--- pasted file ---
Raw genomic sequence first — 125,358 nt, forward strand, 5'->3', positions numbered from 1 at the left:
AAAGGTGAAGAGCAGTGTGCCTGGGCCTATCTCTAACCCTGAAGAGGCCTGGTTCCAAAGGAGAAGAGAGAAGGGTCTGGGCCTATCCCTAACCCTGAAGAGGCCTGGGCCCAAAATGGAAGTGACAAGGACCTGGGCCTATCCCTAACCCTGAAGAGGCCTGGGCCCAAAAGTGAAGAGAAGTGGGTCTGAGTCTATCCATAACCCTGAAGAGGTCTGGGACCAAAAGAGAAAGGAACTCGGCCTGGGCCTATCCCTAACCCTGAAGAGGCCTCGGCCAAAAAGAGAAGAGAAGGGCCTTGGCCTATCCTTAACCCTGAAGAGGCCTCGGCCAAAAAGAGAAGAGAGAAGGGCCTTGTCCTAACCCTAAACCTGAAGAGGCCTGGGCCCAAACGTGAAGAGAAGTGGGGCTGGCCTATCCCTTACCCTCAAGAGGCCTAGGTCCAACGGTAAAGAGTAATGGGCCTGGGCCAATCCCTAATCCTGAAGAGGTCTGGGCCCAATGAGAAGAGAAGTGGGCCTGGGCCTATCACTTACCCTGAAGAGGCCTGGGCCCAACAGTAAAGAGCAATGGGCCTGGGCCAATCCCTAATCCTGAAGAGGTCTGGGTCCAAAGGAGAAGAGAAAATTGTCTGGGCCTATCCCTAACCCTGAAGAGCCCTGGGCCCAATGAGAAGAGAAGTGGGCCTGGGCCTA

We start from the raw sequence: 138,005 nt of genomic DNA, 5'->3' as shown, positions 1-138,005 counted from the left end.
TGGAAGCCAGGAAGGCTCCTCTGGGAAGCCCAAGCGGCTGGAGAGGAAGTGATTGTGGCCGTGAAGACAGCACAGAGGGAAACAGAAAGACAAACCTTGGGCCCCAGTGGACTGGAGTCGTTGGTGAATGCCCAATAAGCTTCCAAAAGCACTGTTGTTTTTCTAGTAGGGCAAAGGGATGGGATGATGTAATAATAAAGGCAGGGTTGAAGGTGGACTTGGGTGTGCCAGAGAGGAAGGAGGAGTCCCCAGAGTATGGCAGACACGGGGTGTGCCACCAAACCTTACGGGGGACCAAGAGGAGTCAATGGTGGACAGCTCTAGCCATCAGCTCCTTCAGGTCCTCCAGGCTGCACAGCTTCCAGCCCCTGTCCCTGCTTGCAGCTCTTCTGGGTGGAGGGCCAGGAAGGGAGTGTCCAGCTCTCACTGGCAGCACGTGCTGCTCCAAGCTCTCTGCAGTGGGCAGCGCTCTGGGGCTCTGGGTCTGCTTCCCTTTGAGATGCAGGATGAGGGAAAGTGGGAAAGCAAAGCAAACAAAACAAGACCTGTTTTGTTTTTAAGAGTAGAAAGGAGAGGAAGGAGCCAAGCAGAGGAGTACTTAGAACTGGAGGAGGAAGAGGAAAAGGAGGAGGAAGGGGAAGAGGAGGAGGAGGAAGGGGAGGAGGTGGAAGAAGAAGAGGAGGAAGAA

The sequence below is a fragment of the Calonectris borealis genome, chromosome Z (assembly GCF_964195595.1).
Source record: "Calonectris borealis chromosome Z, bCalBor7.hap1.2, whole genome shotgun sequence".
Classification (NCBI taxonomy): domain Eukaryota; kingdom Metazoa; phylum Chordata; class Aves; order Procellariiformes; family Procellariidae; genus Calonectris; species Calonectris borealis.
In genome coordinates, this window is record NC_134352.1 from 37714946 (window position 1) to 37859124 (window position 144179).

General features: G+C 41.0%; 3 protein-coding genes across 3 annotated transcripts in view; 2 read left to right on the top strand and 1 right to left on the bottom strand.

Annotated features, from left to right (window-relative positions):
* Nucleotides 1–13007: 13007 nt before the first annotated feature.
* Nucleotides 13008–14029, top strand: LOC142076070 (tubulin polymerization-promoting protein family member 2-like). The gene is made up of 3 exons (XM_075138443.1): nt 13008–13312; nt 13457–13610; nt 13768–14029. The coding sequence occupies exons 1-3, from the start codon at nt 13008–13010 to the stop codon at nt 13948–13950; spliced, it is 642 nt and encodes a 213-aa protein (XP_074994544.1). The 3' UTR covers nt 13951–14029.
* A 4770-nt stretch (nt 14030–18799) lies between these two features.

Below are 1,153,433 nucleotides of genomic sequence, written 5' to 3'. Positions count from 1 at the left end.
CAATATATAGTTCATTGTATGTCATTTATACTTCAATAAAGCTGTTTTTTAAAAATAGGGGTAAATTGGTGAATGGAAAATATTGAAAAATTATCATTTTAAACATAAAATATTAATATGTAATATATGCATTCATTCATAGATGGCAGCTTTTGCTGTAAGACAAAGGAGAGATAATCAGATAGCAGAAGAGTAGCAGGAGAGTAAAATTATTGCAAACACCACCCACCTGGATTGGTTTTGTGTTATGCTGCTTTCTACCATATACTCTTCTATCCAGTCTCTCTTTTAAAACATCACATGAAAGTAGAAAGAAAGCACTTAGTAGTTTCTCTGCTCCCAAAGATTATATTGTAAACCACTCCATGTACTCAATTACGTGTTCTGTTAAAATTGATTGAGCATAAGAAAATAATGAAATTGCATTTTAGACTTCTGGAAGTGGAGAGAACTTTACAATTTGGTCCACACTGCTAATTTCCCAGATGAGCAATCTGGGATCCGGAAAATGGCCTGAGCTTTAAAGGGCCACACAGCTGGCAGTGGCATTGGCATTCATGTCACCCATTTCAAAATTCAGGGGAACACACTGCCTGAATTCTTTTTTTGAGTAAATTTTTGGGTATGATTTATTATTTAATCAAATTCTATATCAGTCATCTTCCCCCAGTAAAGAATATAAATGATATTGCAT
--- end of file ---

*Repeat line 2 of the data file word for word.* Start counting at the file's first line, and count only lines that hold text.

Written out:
AAAGGTGAAGAGCAGTGTGCCTGGGCCTATCTCTAACCCTGAAGAGGCCTGGTTCCAAAGGAGAAGAGAGAAGGGTCTGGGCCTATCCCTAACCCTGAAGAGGCCTGGGCCCAAAATGGAAGTGACAAGGACCTGGGCCTATCCCTAACCCTGAAGAGGCCTGGGCCCAAAAGTGAAGAGAAGTGGGTCTGAGTCTATCCATAACCCTGAAGAGGTCTGGGACCAAAAGAGAAAGGAACTCGGCCTGGGCCTATCCCTAACCCTGAAGAGGCCTCGGCCAAAAAGAGAAGAGAAGGGCCTTGGCCTATCCTTAACCCTGAAGAGGCCTCGGCCAAAAAGAGAAGAGAGAAGGGCCTTGTCCTAACCCTAAACCTGAAGAGGCCTGGGCCCAAACGTGAAGAGAAGTGGGGCTGGCCTATCCCTTACCCTCAAGAGGCCTAGGTCCAACGGTAAAGAGTAATGGGCCTGGGCCAATCCCTAATCCTGAAGAGGTCTGGGCCCAATGAGAAGAGAAGTGGGCCTGGGCCTATCACTTACCCTGAAGAGGCCTGGGCCCAACAGTAAAGAGCAATGGGCCTGGGCCAATCCCTAATCCTGAAGAGGTCTGGGTCCAAAGGAGAAGAGAAAATTGTCTGGGCCTATCCCTAACCCTGAAGAGCCCTGGGCCCAATGAGAAGAGAAGTGGGCCTGGGCCTA